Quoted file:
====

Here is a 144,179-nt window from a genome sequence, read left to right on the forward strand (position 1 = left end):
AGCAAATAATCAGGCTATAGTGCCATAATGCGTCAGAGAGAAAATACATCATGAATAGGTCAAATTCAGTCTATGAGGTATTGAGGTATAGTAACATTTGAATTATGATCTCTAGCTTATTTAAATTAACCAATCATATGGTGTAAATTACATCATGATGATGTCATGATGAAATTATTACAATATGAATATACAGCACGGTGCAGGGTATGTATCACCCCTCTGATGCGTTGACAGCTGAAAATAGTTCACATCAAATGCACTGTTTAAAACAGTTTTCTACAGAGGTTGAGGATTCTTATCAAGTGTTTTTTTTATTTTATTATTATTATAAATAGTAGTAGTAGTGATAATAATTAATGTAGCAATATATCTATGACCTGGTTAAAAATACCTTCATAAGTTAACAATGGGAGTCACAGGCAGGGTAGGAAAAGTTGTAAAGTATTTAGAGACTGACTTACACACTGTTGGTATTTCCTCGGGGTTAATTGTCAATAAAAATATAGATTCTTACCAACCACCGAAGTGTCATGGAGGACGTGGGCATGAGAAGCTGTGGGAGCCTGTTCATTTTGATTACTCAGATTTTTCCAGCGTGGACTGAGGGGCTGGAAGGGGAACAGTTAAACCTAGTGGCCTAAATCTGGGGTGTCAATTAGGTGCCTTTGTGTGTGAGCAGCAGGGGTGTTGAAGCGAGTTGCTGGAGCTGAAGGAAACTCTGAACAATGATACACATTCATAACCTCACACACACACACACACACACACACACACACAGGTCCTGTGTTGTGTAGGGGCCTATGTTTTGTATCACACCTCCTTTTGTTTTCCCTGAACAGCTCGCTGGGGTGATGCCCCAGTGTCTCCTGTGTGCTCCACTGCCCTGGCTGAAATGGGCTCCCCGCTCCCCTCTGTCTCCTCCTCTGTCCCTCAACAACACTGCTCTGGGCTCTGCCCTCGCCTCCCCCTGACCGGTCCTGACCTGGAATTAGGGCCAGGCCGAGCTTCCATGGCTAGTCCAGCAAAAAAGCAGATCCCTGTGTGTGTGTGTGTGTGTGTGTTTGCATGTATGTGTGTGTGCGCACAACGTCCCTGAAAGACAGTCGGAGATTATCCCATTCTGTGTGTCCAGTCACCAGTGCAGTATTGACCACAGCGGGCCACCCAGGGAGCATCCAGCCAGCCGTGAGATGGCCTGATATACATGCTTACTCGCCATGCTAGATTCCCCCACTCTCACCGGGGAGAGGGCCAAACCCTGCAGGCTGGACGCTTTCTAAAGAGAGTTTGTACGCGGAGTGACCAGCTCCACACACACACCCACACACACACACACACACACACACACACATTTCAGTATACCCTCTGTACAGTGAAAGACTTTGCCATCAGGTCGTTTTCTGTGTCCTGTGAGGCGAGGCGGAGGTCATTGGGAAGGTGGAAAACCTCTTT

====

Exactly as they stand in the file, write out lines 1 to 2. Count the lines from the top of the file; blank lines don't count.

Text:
Here is a 144,179-nt window from a genome sequence, read left to right on the forward strand (position 1 = left end):
AGCAAATAATCAGGCTATAGTGCCATAATGCGTCAGAGAGAAAATACATCATGAATAGGTCAAATTCAGTCTATGAGGTATTGAGGTATAGTAACATTTGAATTATGATCTCTAGCTTATTTAAATTAACCAATCATATGGTGTAAATTACATCATGATGATGTCATGATGAAATTATTACAATATGAATATACAGCACGGTGCAGGGTATGTATCACCCCTCTGATGCGTTGACAGCTGAAAATAGTTCACATCAAATGCACTGTTTAAAACAGTTTTCTACAGAGGTTGAGGATTCTTATCAAGTGTTTTTTTTATTTTATTATTATTATAAATAGTAGTAGTAGTGATAATAATTAATGTAGCAATATATCTATGACCTGGTTAAAAATACCTTCATAAGTTAACAATGGGAGTCACAGGCAGGGTAGGAAAAGTTGTAAAGTATTTAGAGACTGACTTACACACTGTTGGTATTTCCTCGGGGTTAATTGTCAATAAAAATATAGATTCTTACCAACCACCGAAGTGTCATGGAGGACGTGGGCATGAGAAGCTGTGGGAGCCTGTTCATTTTGATTACTCAGATTTTTCCAGCGTGGACTGAGGGGCTGGAAGGGGAACAGTTAAACCTAGTGGCCTAAATCTGGGGTGTCAATTAGGTGCCTTTGTGTGTGAGCAGCAGGGGTGTTGAAGCGAGTTGCTGGAGCTGAAGGAAACTCTGAACAATGATACACATTCATAACCTCACACACACACACACACACACACACACACACAGGTCCTGTGTTGTGTAGGGGCCTATGTTTTGTATCACACCTCCTTTTGTTTTCCCTGAACAGCTCGCTGGGGTGATGCCCCAGTGTCTCCTGTGTGCTCCACTGCCCTGGCTGAAATGGGCTCCCCGCTCCCCTCTGTCTCCTCCTCTGTCCCTCAACAACACTGCTCTGGGCTCTGCCCTCGCCTCCCCCTGACCGGTCCTGACCTGGAATTAGGGCCAGGCCGAGCTTCCATGGCTAGTCCAGCAAAAAAGCAGATCCCTGTGTGTGTGTGTGTGTGTGTGTTTGCATGTATGTGTGTGTGCGCACAACGTCCCTGAAAGACAGTCGGAGATTATCCCATTCTGTGTGTCCAGTCACCAGTGCAGTATTGACCACAGCGGGCCACCCAGGGAGCATCCAGCCAGCCGTGAGATGGCCTGATATACATGCTTACTCGCCATGCTAGATTCCCCCACTCTCACCGGGGAGAGGGCCAAACCCTGCAGGCTGGACGCTTTCTAAAGAGAGTTTGTACGCGGAGTGACCAGCTCCACACACACACCCACACACACACACACACACACACACACACATTTCAGTATACCCTCTGTACAGTGAAAGACTTTGCCATCAGGTCGTTTTCTGTGTCCTGTGAGGCGAGGCGGAGGTCATTGGGAAGGTGGAAAACCTCTTT